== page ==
Every young actor makes a few mistakes in their quest of grand success. Here are some of the most common foibles young performers make at the beginning of their journey.
1. They pack their bags and go to New York City without fully considering other options.
There’s nothing wrong with New York City. Thanks to the luck of history—the development of early theater houses in the city—and compelling marketing, New York City is widely seen as the home of American theater. Just look at anyone’s resume and you’ll see that theater in the U.S. gets divided into two distinct regions: New York City and everywhere else (regional theaters).
Unfortunately, young artists often think that the only place to launch a career is the Big Apple. This is a mistake. There are literally thousands of professional theaters across the country. In addition, there are several cities, including Minneapolis and Chicago, with nearly as many theater seats per capita as New York.
Artists sometimes find that the cheaper cost of living, the lower expense of producing theater, and the improved odds of having one’s work publicly recognized (through major newspaper reviews and, perhaps, regional awards) make alternate places a better home for them and their careers.
2. They get their Equity cards too soon.
It is not uncommon for young artists to race toward acquiring an Equity card as fast as possible—perhaps to prove to themselves and others (parents, guardians, former classmates working on Wall Street) that they can be successful in the world of professional theater. This can be a mistake.
Young actors with Equity cards frequently find that their similarly aged, non-Equity friends land jobs more quickly and, thanks to increased employment, get more opportunities to refine their skills.
In time, an Equity-card can be essential for actors—providing access to auditions, a protected work environment, and minimum pay scales. That being said, young actors might think twice about whether an Equity-card is essential at this moment in their lives and careers.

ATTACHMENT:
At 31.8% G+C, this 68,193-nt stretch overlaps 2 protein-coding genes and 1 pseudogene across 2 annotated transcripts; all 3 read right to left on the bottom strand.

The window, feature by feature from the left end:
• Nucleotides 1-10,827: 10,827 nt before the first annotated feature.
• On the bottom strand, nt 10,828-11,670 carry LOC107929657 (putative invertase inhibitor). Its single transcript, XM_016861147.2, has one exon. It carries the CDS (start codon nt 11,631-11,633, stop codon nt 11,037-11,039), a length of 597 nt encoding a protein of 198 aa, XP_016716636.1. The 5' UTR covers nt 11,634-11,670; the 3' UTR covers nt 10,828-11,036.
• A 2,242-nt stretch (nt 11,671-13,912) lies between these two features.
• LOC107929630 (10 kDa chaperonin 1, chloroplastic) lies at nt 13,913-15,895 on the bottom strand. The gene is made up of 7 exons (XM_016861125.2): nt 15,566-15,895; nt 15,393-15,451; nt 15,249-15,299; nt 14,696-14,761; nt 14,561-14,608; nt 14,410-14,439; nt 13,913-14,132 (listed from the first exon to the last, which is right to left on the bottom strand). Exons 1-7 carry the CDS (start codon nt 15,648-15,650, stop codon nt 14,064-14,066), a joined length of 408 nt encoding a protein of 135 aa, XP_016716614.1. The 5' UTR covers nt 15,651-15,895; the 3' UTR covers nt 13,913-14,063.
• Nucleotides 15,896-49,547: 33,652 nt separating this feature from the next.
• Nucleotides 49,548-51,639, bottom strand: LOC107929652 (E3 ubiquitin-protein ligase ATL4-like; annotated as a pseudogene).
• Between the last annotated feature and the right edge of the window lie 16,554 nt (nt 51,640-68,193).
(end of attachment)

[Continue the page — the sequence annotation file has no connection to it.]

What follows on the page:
3. They don’t prepare for “No.”
If a professional baseball player gets a hit one out of every three at bats, he will end of up in Cooperstown, the Hall of Fame. LeBron James, arguably the best player in the NBA, misses 50 percent of the shots that he attempts. Successful individuals in any industry are folks who not only risk failure but also are willing to do it again and again.
It is common for people who were extremely successful at an earlier moment in life to struggle when moving up to the next level. It can be really hard for folks who have always been praised to encounter not just a single “No” but a seemingly unending cascade of them. To cope with the stress, anxiety, anger and blow to self-esteem associated with rejection, some people adopt an array of unhealthy habits. This is a mistake.
It is always unpleasant to be told “no.” There’s no sugarcoating it. That being said, a person can prepare for “no” by employing strategies to take away some of its sting. Develop a support structure of friends who truly understand what you do and who will be there to help you see this “no” as a momentary setback. Celebrate successes—not to honor the “yes” but to acknowledge perseverance in the face of the preceding “no’s.” Identify a role model, a person who saw more than his or her fair share of “no’s,” persisted, and eventually reached a goal.
Harvey Young is a professor of theater at Northwestern University. His most recent books include "The Cambridge Companion to African American Theatre" and “Theatre and Race.”